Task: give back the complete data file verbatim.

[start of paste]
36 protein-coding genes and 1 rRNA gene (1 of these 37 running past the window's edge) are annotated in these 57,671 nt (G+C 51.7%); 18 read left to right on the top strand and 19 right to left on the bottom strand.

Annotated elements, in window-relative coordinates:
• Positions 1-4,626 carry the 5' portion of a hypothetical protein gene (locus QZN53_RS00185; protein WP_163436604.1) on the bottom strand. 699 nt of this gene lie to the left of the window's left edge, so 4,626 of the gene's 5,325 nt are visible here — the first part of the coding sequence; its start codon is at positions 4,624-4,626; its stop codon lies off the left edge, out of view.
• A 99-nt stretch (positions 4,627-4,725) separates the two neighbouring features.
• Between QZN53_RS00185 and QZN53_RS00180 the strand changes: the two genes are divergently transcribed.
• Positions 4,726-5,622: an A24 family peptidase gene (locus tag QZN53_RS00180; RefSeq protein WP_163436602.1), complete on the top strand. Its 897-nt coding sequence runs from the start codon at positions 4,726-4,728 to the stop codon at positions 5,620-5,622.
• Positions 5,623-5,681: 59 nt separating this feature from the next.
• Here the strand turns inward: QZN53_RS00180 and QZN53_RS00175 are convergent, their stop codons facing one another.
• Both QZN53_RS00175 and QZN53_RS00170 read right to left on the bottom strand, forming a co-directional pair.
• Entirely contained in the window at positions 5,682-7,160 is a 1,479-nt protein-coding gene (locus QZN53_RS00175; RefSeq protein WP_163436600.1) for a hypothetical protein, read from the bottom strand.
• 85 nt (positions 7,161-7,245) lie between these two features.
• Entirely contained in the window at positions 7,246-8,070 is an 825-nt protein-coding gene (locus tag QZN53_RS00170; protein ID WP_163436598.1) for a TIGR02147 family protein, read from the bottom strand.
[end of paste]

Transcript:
36 protein-coding genes and 1 rRNA gene (1 of these 37 running past the window's edge) are annotated in these 57,671 nt (G+C 51.7%); 18 read left to right on the top strand and 19 right to left on the bottom strand.

Annotated elements, in window-relative coordinates:
• Positions 1-4,626 carry the 5' portion of a hypothetical protein gene (locus QZN53_RS00185; protein WP_163436604.1) on the bottom strand. 699 nt of this gene lie to the left of the window's left edge, so 4,626 of the gene's 5,325 nt are visible here — the first part of the coding sequence; its start codon is at positions 4,624-4,626; its stop codon lies off the left edge, out of view.
• A 99-nt stretch (positions 4,627-4,725) separates the two neighbouring features.
• Between QZN53_RS00185 and QZN53_RS00180 the strand changes: the two genes are divergently transcribed.
• Positions 4,726-5,622: an A24 family peptidase gene (locus tag QZN53_RS00180; RefSeq protein WP_163436602.1), complete on the top strand. Its 897-nt coding sequence runs from the start codon at positions 4,726-4,728 to the stop codon at positions 5,620-5,622.
• Positions 5,623-5,681: 59 nt separating this feature from the next.
• Here the strand turns inward: QZN53_RS00180 and QZN53_RS00175 are convergent, their stop codons facing one another.
• Both QZN53_RS00175 and QZN53_RS00170 read right to left on the bottom strand, forming a co-directional pair.
• Entirely contained in the window at positions 5,682-7,160 is a 1,479-nt protein-coding gene (locus QZN53_RS00175; RefSeq protein WP_163436600.1) for a hypothetical protein, read from the bottom strand.
• 85 nt (positions 7,161-7,245) lie between these two features.
• Entirely contained in the window at positions 7,246-8,070 is an 825-nt protein-coding gene (locus tag QZN53_RS00170; protein ID WP_163436598.1) for a TIGR02147 family protein, read from the bottom strand.